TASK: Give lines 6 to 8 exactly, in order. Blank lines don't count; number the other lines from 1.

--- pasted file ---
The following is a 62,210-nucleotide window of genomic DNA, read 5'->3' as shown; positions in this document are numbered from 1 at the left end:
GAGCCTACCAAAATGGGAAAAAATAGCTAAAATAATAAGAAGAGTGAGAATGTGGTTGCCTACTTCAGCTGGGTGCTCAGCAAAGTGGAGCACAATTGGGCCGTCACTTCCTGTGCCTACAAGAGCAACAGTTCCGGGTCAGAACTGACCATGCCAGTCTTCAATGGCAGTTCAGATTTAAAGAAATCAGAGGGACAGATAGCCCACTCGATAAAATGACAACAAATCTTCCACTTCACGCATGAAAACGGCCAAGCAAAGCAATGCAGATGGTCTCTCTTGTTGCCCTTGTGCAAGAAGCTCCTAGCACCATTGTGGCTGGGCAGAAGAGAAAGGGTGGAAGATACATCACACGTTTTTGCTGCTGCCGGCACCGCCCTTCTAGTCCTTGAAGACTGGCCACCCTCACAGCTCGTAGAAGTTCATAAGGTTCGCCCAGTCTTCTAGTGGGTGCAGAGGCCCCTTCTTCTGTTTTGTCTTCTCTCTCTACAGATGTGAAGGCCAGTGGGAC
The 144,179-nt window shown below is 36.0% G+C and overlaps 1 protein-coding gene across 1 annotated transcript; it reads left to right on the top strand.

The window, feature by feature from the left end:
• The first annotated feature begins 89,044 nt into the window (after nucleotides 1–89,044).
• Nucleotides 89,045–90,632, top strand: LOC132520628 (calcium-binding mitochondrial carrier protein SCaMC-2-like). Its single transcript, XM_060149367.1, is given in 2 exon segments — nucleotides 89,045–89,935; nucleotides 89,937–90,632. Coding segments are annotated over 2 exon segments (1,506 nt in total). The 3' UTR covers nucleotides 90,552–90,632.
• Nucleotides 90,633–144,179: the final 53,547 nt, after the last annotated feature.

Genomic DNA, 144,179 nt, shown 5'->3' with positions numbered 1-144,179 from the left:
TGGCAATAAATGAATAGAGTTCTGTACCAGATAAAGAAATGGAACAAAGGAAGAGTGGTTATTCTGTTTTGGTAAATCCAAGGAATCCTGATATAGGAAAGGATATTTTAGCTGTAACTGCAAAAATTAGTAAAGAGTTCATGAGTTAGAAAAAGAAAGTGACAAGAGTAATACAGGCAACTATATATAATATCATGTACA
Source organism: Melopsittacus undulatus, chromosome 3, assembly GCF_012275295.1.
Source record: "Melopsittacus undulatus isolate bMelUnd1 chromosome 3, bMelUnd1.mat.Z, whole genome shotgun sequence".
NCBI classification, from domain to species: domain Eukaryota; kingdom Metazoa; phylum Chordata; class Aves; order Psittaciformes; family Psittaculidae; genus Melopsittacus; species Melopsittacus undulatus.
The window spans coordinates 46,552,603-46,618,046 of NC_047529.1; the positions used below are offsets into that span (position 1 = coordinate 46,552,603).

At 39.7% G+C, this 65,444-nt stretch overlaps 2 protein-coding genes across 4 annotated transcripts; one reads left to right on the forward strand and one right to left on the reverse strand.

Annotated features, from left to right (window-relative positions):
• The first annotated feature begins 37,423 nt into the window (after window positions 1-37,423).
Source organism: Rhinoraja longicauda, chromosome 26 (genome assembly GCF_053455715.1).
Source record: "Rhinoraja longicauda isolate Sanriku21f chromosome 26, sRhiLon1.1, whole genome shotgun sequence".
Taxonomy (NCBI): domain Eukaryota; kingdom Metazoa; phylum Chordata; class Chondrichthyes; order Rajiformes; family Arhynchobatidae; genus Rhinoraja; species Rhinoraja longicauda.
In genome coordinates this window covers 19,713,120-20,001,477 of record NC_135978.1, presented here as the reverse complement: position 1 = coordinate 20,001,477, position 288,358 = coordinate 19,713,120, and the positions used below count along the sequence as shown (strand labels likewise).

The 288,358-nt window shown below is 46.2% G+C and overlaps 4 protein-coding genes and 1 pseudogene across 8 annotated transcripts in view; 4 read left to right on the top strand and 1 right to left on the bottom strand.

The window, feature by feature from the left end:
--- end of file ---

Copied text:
• Nucleotides 89,045–90,632, top strand: LOC132520628 (calcium-binding mitochondrial carrier protein SCaMC-2-like). Its single transcript, XM_060149367.1, is given in 2 exon segments — nucleotides 89,045–89,935; nucleotides 89,937–90,632. Coding segments are annotated over 2 exon segments (1,506 nt in total). The 3' UTR covers nucleotides 90,552–90,632.
• Nucleotides 90,633–144,179: the final 53,547 nt, after the last annotated feature.

Genomic DNA, 144,179 nt, shown 5'->3' with positions numbered 1-144,179 from the left: